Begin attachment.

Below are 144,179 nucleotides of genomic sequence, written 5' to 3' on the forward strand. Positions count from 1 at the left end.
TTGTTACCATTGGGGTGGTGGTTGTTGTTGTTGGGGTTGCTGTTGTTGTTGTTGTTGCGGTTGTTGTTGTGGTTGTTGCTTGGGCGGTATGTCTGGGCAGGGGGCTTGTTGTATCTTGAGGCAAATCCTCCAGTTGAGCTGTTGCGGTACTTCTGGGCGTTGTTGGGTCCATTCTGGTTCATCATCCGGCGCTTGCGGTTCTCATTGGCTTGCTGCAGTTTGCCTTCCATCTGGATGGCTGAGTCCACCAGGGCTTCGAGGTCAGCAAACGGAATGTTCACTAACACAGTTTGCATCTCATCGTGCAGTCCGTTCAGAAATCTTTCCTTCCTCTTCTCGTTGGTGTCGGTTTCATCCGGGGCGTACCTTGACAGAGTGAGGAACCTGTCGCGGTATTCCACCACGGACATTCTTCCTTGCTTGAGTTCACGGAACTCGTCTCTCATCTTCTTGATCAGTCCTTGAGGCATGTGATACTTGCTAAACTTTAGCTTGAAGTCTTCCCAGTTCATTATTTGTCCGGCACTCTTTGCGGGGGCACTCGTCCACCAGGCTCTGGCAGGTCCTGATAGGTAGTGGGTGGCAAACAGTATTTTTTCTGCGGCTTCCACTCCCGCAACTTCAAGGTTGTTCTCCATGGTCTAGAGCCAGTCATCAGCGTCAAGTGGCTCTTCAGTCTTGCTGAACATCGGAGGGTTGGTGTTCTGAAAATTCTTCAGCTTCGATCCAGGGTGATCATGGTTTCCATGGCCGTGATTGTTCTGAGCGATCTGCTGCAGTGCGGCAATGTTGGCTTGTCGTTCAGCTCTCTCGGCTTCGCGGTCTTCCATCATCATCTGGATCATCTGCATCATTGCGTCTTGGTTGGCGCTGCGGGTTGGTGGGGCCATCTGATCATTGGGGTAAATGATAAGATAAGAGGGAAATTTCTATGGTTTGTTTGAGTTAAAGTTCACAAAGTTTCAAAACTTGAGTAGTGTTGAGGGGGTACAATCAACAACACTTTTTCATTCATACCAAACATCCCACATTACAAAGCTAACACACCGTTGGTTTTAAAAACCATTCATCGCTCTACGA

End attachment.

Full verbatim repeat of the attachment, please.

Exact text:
Below are 144,179 nucleotides of genomic sequence, written 5' to 3' on the forward strand. Positions count from 1 at the left end.
TTGTTACCATTGGGGTGGTGGTTGTTGTTGTTGGGGTTGCTGTTGTTGTTGTTGTTGCGGTTGTTGTTGTGGTTGTTGCTTGGGCGGTATGTCTGGGCAGGGGGCTTGTTGTATCTTGAGGCAAATCCTCCAGTTGAGCTGTTGCGGTACTTCTGGGCGTTGTTGGGTCCATTCTGGTTCATCATCCGGCGCTTGCGGTTCTCATTGGCTTGCTGCAGTTTGCCTTCCATCTGGATGGCTGAGTCCACCAGGGCTTCGAGGTCAGCAAACGGAATGTTCACTAACACAGTTTGCATCTCATCGTGCAGTCCGTTCAGAAATCTTTCCTTCCTCTTCTCGTTGGTGTCGGTTTCATCCGGGGCGTACCTTGACAGAGTGAGGAACCTGTCGCGGTATTCCACCACGGACATTCTTCCTTGCTTGAGTTCACGGAACTCGTCTCTCATCTTCTTGATCAGTCCTTGAGGCATGTGATACTTGCTAAACTTTAGCTTGAAGTCTTCCCAGTTCATTATTTGTCCGGCACTCTTTGCGGGGGCACTCGTCCACCAGGCTCTGGCAGGTCCTGATAGGTAGTGGGTGGCAAACAGTATTTTTTCTGCGGCTTCCACTCCCGCAACTTCAAGGTTGTTCTCCATGGTCTAGAGCCAGTCATCAGCGTCAAGTGGCTCTTCAGTCTTGCTGAACATCGGAGGGTTGGTGTTCTGAAAATTCTTCAGCTTCGATCCAGGGTGATCATGGTTTCCATGGCCGTGATTGTTCTGAGCGATCTGCTGCAGTGCGGCAATGTTGGCTTGTCGTTCAGCTCTCTCGGCTTCGCGGTCTTCCATCATCATCTGGATCATCTGCATCATTGCGTCTTGGTTGGCGCTGCGGGTTGGTGGGGCCATCTGATCATTGGGGTAAATGATAAGATAAGAGGGAAATTTCTATGGTTTGTTTGAGTTAAAGTTCACAAAGTTTCAAAACTTGAGTAGTGTTGAGGGGGTACAATCAACAACACTTTTTCATTCATACCAAACATCCCACATTACAAAGCTAACACACCGTTGGTTTTAAAAACCATTCATCGCTCTACGA